Many running and cycling, and even swimming injuries and strains can be prevented by strengthening the Glute Medius muscle that is seldom strengthened in everyday life activities and requires specific exercises to strengthen.
Strengthening your glutes and getting them to work, or activate correctly whilst running is one of the most important factors in preventing running injuries. If your glutes aren’t working properly you can predispose yourself to an overuse injury such as ITB Friction Syndrome, shin splints and stress fractures. Stronger glutes will enable you to maintain your form and technique for longer whilst running. This will not only help to prevent injury but will enable you to run faster for longer.
Initially it is best to start glute strengthening in a non-weight bearing position, to enable you to get the muscles firing and wake them up! You can also begin strengthening in this way if you have an injury that prevents weight bearing. Following this you want to add exercises that put your body into positions that are more functional. Basically a position that replicates running. This will ensure that the muscles know how to work when you are actually running which is extremely important!!!
Non – Weight bearing exercise:
Side hip abduction:
Great non-weight bearing exercise to get your Glute Med working.
- Begin by lying on your side with your knee extended and hip in neutral.
- Raise your top leg up to approx 30deg.
- Ensure that you don’t flex the hip at all during the exercise. If you do you will be working hip flexors more than your glutes!
15 reps x 3 sets
Weight bearing (functional exercise):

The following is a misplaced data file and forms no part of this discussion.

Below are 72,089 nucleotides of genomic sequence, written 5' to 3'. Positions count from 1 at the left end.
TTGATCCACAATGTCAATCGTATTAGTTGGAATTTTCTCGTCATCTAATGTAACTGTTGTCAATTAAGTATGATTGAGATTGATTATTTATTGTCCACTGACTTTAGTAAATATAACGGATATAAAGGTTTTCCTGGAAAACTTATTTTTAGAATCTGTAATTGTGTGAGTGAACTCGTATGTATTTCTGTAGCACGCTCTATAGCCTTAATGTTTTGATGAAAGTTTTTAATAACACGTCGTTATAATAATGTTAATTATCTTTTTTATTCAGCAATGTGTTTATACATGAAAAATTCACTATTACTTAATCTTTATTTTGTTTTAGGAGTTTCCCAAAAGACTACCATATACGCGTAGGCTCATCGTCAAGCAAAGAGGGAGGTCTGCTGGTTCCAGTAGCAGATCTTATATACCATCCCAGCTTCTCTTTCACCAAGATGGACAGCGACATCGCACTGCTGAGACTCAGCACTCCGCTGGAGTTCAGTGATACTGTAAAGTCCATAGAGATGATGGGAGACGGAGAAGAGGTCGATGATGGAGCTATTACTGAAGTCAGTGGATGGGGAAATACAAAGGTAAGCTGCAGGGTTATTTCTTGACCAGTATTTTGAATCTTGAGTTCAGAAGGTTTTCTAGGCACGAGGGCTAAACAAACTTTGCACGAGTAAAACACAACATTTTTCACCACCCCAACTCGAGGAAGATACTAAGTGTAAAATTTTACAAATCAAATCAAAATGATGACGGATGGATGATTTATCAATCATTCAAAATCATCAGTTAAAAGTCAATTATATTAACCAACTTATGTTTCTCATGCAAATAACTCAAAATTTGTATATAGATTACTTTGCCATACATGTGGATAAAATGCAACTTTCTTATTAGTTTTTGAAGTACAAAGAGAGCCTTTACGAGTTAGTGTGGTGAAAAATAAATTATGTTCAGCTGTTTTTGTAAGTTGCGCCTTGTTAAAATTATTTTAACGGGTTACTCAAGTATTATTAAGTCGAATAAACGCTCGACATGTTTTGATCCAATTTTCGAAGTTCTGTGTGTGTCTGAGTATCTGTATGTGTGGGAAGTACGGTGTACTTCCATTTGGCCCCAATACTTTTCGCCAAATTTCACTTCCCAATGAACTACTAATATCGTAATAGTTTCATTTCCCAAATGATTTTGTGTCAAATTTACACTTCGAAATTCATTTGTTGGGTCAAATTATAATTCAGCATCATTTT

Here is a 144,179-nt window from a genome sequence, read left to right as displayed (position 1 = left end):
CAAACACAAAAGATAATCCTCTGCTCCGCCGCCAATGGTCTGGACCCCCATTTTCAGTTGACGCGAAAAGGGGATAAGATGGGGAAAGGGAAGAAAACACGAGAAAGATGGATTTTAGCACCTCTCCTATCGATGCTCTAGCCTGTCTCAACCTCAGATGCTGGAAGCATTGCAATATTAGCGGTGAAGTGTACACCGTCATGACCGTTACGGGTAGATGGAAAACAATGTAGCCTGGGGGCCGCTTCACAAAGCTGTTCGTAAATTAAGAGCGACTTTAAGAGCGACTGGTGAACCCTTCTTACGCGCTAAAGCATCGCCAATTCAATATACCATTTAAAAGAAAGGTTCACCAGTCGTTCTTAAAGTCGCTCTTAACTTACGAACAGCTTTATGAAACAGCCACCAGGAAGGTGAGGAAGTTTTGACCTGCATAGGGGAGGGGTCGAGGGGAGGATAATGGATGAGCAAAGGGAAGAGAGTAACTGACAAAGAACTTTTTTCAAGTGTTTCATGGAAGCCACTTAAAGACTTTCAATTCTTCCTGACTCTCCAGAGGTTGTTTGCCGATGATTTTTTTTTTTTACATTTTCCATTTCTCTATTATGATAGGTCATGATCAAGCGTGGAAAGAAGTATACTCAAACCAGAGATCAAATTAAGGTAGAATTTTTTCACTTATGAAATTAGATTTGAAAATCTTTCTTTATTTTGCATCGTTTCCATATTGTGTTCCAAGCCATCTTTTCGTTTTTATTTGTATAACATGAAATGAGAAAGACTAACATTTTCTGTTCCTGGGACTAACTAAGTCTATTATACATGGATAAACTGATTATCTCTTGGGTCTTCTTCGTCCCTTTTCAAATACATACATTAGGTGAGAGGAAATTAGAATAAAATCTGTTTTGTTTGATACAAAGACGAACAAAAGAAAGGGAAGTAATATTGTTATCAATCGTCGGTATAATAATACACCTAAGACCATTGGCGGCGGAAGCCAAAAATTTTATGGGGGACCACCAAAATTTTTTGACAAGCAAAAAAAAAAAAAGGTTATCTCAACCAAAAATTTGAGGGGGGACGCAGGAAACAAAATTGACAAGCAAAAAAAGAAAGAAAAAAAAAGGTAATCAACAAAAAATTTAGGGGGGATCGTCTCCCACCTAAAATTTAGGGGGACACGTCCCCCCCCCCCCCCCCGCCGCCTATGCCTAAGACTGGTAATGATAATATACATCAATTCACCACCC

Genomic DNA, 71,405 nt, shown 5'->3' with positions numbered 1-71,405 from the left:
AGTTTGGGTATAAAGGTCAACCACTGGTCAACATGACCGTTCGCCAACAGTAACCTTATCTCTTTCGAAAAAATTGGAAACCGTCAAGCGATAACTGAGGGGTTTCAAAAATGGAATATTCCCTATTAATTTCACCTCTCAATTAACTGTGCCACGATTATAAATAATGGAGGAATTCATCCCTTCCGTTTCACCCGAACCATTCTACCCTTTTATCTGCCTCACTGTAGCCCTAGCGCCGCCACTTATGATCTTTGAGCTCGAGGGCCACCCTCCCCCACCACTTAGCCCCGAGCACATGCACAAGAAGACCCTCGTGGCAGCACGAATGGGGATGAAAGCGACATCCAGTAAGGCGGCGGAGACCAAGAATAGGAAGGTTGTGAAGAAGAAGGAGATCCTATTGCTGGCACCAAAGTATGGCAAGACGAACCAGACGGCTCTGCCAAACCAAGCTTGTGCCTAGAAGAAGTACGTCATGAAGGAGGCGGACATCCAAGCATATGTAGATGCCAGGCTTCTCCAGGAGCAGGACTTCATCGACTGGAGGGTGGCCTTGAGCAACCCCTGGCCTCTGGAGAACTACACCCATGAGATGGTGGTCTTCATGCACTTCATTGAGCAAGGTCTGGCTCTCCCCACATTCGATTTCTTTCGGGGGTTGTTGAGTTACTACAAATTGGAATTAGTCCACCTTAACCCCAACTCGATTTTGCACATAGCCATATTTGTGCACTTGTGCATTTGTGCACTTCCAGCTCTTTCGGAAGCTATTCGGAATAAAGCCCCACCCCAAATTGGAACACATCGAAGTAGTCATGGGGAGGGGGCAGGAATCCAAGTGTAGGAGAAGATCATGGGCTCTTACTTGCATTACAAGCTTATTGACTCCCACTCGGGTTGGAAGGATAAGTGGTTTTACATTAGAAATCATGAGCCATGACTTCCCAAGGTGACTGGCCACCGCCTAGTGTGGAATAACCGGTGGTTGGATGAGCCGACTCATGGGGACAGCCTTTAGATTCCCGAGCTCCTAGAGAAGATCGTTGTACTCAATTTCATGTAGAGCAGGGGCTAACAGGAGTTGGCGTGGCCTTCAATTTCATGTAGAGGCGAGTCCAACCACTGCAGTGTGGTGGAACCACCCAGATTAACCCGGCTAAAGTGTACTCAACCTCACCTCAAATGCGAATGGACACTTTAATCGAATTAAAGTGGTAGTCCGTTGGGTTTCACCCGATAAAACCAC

Single leg squat:
Great exercise if done well to strengthen Glute Med.
- Start with your hands on your hips.
- As you balance on one leg ensure that your opposite hip doesn’t drop – your hands should stay level.
- Doing this exercise in front on a mirror is a great idea so you can see exactly what you look like!
- Making sure that your hands stay level slowly bend through your standing leg and perform a Single Leg Squat.
- Don’t let your knee move inwards as you bend your knee – keep it lined up over your second and third toes.
10-15 reps x 3 sets
NB: (Ensure all repetitions are done with correct technique. Reduce the amount if you are unable to maintain technique)
Glute med at Wall:
This is a personal favourite of mine. Position is everything with this exercise.
- You need to be standing next to a wall side on.
- The Glute you will be working will be your outside leg.
- Bend your inside knee and place the side of that knee on the wall.
- Ensure nothing else is touching the wall (don’t let your hips rest on the wall!!).
- Make sure your standing knee is slightly softened (not locked into full extension).
- Gently then push your side knee into the wall and hold for 30sec.
- What you should feel is a burning sensation around the outside of your standing hip – Glute Med working!
This exercise is great because you can progress it by adding single leg squat with your standing leg!
Pelvic Drop/hip hitch:
Standing on a step side on with your standing foot on the edge of the step and your other leg in the air off the step. This exercise involves keeping both knees and hips in neutral and dropping your foot (which is off the side of the step) down towards the floor and then slowly bring it back up to level with the other foot. Again with this exercise you are working the glute on your standing leg.
15 reps x 3 sets
Glute strengthening is something that we should be doing 3-4 times per week along with core strengthening!!!!
Thanks to Sarah Thomson of Innovations Sports Physio for sharing her knowledge on glute strength to prevent running injuries.
You can find out more about Sarah and her physiotherapy business on her website.
Also follow Innovations Sports Physio on Twitter and Facebook.
Boren, K., Conrey, C., Coguic, J., Paprocki, L., Voight, M., Robinson, T.K. (2011) Electromyographic Analysis of Gluteus Medius and Gluteus Maximus during rehabilitation. The International Journal of Sports Physical Therapy. 6(3)206-223
Distefano, L., Blackburn, J.T., Marshall, S. & Padua, D. (2009) Gluteal Muscle Activation During Common Therapeutic Exercises. Journal of Orthopaedic and Sports Physical Therapy. 39(7) 532-540